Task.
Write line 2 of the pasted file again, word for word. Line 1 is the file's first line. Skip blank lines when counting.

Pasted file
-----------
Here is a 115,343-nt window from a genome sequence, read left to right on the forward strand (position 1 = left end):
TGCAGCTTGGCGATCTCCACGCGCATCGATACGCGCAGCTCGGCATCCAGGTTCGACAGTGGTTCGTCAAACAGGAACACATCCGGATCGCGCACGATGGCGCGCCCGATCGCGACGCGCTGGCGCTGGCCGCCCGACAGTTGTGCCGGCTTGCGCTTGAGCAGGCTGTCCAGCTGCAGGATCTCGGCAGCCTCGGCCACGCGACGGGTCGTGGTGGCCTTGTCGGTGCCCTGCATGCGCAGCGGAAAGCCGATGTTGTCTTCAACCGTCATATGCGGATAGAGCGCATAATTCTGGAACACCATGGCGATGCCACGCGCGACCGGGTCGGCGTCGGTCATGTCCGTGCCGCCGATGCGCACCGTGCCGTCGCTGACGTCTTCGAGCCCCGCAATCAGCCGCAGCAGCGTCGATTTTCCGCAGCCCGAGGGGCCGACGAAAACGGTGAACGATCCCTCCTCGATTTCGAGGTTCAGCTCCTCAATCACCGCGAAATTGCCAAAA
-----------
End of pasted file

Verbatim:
TGCAGCTTGGCGATCTCCACGCGCATCGATACGCGCAGCTCGGCATCCAGGTTCGACAGTGGTTCGTCAAACAGGAACACATCCGGATCGCGCACGATGGCGCGCCCGATCGCGACGCGCTGGCGCTGGCCGCCCGACAGTTGTGCCGGCTTGCGCTTGAGCAGGCTGTCCAGCTGCAGGATCTCGGCAGCCTCGGCCACGCGACGGGTCGTGGTGGCCTTGTCGGTGCCCTGCATGCGCAGCGGAAAGCCGATGTTGTCTTCAACCGTCATATGCGGATAGAGCGCATAATTCTGGAACACCATGGCGATGCCACGCGCGACCGGGTCGGCGTCGGTCATGTCCGTGCCGCCGATGCGCACCGTGCCGTCGCTGACGTCTTCGAGCCCCGCAATCAGCCGCAGCAGCGTCGATTTTCCGCAGCCCGAGGGGCCGACGAAAACGGTGAACGATCCCTCCTCGATTTCGAGGTTCAGCTCCTCAATCACCGCGAAATTGCCAAAA